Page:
The Singapore government last June announced plans to remove internet access from all workstations used by employees in the public sector, which operated a network of 100,000 computers. Government employees instead would have online access only on dedicated terminals or rely on their own personal mobile devices, which would not be connected to government e-mail systems.

Prime Minister Lee Hsien Loong had described the move as necessary to beef up the security of critical infrastructure, adding that the implementation was expected to be completed across the public sector by mid-2017.

Lee just last week mooted the possibility of a national digital identification system that can be used to access both public and private sector services. This, he said, would expand beyond the functions of SingPass, an existing citizen account used for e-government services, to include access to a wider range of transactions.

A 2014 security breach had affected 1,560 SingPass accounts, though, Minister for Communication and Information Yaacob Ibrahim then said there was no vulnerability in the system. He said the breach could have been the result of weak user passwords or malware.

Commenting on the Mindef breach, Darktrace’s Asia-Pacific managing director Sanjay Aurora said the attack aimed to “erode” data integrity and trust in public institutions. It also underscored the need for businesses to tap machine-learning and artificial intelligence (AI) to automatically detect and respond to potential threats, before data could be compromised.

Aurora said: “Although it appears Mindef has responded swiftly to this incident, the reality is that no human can keep up in this rapidly-evolving threat landscape. It is a cyber arms race and AI technology that self-learns what is ‘normal’ for a network, and automatically identifies and takes action against abnormal behaviour and genuine threats, will be instrumental in safeguarding critical information and infrastructure.”

Article source: http://www.zdnet.com/article/singapore-defense-ministry-suffers-data-breach-affecting-850-users/

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Report Summarizes Healthcare Data Breaches in January 2017

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Users who opt in to receive emails may choose to no longer receive e-mail updates and newsletters by selecting the “opt-out of future email” option in the email they receive from JD Supra or in their JD Supra account management screen.

Security

JD Supra takes reasonable precautions to insure that user information is kept private. We restrict access to user information to those individuals who reasonably need access to perform their job functions, such as our third party email service, customer service personnel and technical staff. However, please note that no method of transmitting or storing data is completely secure and we cannot guarantee the security of user information. Unauthorized entry or use, hardware or software failure, and other factors may compromise the security of user information at any time.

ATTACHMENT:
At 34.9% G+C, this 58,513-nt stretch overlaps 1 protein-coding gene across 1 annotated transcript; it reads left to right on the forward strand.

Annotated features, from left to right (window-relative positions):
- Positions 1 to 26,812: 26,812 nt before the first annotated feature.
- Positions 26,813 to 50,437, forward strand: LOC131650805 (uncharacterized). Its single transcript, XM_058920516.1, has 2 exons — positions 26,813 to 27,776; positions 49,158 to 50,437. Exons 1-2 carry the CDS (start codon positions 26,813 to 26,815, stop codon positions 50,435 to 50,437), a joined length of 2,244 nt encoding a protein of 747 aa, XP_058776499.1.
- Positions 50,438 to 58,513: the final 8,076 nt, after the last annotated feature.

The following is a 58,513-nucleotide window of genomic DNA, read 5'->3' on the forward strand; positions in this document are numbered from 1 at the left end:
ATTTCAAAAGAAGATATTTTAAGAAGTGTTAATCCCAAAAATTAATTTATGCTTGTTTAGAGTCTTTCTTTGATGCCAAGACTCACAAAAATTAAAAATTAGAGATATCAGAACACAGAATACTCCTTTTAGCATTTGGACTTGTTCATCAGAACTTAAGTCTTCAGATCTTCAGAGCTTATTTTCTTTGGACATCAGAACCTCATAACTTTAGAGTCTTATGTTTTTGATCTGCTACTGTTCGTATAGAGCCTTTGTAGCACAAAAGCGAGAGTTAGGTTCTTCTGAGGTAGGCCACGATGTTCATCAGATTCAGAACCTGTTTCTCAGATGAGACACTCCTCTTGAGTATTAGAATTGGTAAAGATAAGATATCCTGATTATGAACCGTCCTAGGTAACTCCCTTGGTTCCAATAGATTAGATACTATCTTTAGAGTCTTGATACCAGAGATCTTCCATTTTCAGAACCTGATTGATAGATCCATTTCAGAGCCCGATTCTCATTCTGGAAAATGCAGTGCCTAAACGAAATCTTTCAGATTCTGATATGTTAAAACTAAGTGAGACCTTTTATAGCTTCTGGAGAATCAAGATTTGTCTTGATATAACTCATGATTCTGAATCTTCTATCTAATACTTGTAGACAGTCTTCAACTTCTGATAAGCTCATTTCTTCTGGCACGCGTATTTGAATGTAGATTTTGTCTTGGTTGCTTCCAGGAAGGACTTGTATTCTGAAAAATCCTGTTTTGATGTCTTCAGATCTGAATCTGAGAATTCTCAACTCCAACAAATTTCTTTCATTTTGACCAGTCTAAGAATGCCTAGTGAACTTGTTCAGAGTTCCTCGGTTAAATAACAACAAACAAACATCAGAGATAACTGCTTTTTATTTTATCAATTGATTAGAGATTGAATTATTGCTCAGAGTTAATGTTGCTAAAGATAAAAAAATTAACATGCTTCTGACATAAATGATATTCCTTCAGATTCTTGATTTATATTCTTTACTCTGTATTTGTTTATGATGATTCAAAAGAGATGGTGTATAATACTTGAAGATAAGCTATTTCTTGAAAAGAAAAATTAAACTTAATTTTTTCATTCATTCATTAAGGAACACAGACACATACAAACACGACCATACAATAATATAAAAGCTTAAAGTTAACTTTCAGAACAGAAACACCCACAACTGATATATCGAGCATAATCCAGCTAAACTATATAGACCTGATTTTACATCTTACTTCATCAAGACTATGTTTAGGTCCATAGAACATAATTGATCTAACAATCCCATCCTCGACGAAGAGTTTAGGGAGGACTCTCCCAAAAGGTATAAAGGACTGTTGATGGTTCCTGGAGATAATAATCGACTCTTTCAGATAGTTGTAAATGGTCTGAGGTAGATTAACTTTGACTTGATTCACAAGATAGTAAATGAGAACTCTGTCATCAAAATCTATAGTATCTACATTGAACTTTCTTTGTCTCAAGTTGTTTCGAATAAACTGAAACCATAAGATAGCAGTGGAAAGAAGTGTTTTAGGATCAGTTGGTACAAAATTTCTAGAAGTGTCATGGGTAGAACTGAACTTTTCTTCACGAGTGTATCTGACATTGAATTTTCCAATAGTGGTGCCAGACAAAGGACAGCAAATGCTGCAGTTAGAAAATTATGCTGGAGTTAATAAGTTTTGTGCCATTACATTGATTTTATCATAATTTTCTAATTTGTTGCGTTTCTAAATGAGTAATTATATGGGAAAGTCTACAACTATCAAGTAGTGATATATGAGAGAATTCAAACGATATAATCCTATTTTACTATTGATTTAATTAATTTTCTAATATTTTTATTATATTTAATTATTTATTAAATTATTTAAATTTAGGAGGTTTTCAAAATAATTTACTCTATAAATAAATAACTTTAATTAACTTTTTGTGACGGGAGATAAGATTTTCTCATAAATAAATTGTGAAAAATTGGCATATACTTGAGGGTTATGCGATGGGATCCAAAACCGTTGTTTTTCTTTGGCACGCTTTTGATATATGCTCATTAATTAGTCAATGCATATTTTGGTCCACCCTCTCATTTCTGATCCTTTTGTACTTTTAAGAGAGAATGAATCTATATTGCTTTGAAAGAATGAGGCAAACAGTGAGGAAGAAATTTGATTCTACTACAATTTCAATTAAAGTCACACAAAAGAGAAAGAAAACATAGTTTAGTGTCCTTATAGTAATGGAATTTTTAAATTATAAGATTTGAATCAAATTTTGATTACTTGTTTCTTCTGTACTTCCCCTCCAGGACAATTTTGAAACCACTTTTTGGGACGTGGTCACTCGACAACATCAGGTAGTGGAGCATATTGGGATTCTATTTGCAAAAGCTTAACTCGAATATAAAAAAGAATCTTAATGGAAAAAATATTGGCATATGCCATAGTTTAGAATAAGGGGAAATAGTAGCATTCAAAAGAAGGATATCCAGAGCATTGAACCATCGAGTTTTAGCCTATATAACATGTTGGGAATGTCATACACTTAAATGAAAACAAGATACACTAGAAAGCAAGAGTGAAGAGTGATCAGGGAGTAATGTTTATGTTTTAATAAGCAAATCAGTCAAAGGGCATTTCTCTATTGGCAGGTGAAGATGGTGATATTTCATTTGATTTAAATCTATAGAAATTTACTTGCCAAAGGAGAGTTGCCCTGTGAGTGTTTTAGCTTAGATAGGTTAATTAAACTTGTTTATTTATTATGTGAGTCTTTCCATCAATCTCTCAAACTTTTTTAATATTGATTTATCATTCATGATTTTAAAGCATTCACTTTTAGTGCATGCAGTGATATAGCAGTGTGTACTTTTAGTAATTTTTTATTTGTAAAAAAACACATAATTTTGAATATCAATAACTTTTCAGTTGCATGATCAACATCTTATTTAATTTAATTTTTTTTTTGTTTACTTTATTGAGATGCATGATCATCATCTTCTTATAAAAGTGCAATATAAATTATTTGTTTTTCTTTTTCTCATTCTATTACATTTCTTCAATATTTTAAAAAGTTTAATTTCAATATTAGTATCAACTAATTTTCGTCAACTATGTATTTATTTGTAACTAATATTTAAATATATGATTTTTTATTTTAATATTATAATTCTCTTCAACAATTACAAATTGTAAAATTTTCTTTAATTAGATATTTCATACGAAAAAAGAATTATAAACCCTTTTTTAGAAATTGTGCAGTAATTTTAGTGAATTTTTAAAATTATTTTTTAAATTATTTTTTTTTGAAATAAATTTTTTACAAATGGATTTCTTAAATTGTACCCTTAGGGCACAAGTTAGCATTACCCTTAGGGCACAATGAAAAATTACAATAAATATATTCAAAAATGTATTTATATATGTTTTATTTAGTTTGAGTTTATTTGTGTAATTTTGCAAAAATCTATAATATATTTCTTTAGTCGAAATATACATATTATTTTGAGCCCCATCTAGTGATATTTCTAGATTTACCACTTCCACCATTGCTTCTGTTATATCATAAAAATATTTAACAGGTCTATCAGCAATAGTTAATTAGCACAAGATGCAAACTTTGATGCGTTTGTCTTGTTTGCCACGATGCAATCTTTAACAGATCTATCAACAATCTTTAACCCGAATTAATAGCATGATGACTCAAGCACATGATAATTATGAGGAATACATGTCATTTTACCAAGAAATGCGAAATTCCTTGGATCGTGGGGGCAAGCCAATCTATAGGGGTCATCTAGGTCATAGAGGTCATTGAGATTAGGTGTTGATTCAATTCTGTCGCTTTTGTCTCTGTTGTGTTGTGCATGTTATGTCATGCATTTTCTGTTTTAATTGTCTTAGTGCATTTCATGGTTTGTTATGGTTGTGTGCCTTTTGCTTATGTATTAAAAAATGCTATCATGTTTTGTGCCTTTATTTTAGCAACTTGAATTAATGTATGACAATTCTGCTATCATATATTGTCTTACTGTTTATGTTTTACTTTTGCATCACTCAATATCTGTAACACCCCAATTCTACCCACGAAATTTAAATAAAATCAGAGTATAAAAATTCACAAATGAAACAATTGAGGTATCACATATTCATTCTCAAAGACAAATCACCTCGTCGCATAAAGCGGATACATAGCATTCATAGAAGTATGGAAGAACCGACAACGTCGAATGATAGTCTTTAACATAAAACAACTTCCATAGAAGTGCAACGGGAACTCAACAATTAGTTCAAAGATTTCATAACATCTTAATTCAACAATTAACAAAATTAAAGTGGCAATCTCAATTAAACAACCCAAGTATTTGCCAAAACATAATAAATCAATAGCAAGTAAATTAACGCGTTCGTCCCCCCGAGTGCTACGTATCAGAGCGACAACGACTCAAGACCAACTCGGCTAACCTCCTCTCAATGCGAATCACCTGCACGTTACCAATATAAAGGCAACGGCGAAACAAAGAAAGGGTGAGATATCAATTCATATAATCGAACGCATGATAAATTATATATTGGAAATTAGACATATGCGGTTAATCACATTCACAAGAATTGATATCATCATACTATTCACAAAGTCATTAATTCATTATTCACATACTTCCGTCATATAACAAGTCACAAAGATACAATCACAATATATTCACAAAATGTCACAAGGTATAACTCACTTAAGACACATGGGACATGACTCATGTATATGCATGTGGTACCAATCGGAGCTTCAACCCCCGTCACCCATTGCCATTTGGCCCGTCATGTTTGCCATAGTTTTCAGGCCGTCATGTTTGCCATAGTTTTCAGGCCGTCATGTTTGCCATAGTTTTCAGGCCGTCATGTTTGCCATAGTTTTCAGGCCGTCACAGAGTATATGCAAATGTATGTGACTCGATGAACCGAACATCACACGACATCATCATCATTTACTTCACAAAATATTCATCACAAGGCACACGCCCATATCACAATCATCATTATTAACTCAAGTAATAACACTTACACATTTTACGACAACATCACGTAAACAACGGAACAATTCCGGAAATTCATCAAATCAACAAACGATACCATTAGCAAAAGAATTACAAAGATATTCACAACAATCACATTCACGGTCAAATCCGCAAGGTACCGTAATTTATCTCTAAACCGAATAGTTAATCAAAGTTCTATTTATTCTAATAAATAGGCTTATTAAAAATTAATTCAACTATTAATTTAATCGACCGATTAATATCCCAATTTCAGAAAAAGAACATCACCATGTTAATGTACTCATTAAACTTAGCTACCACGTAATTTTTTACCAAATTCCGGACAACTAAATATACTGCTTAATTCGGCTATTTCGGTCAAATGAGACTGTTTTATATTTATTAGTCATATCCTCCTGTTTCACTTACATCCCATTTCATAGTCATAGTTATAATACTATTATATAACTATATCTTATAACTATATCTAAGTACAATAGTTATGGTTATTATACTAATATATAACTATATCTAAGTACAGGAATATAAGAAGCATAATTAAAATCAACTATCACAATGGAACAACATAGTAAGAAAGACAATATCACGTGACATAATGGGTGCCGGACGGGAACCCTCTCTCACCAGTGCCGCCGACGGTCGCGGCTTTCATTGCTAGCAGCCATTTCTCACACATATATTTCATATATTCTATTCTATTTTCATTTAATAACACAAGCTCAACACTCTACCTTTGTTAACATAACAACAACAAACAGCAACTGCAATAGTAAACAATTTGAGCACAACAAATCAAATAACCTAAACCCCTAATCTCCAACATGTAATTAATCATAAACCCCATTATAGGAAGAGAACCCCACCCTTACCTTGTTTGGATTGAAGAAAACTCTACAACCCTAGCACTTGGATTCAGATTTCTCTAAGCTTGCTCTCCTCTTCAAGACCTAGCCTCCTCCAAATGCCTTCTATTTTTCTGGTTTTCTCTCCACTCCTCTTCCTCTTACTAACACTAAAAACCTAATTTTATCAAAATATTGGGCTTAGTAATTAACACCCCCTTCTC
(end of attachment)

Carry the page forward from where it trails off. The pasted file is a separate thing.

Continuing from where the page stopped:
If you have reason to believe that your interaction with us is no longer secure, you must immediately notify us of the problem by contacting us at [email protected] In the unlikely event that we believe that the security of your user information in our possession or control may have been compromised, we may seek to notify you of that development and, if so, will endeavor to do so as promptly as practicable under the circumstances.

Sharing and Disclosure of Information JD Supra Collects

Except as otherwise described in this privacy statement, JD Supra will not disclose personal information to any third party unless we believe that disclosure is necessary to: (1) comply with applicable laws; (2) respond to governmental inquiries or requests; (3) comply with valid legal process; (4) protect the rights, privacy, safety or property of JD Supra, users of the Service, Website visitors or the public; (5) permit us to pursue available remedies or limit the damages that we may sustain; and (6) enforce our Terms Conditions of Use.

In the event there is a change in the corporate structure of JD Supra such as, but not limited to, merger, consolidation, sale, liquidation or transfer of substantial assets, JD Supra may, in its sole discretion, transfer, sell or assign information collected on and through the Service to one or more affiliated or unaffiliated third parties.

Links to Other Websites

This Website and the Service may contain links to other websites. The operator of such other websites may collect information about you, including through cookies or other technologies. If you are using the Service through the Website and link to another site, you will leave the Website and this Policy will not apply to your use of and activity on those other sites. We encourage you to read the legal notices posted on those sites, including their privacy policies. We shall have no responsibility or liability for your visitation to, and the data collection and use practices of, such other sites. This Policy applies solely to the information collected in connection with your use of this Website and does not apply to any practices conducted offline or in connection with any other websites.

Changes in Our Privacy Policy

We reserve the right to change this Policy at any time. Please refer to the date at the top of this page to determine when this Policy was last revised. Any changes to our privacy policy will become effective upon posting of the revised policy on the Website. By continuing to use the Service or Website following such changes, you will be deemed to have agreed to such changes. If you do not agree with the terms of this Policy, as it may be amended from time to time, in whole or part, please do not continue using the Service or the Website.

Contacting JD Supra

If you have any questions about this privacy statement, the practices of this site, your dealings with this Web site, or if you would like to change any of the information you have provided to us, please contact us at: [email protected]

Article source: http://www.jdsupra.com/legalnews/report-summarizes-healthcare-data-36966/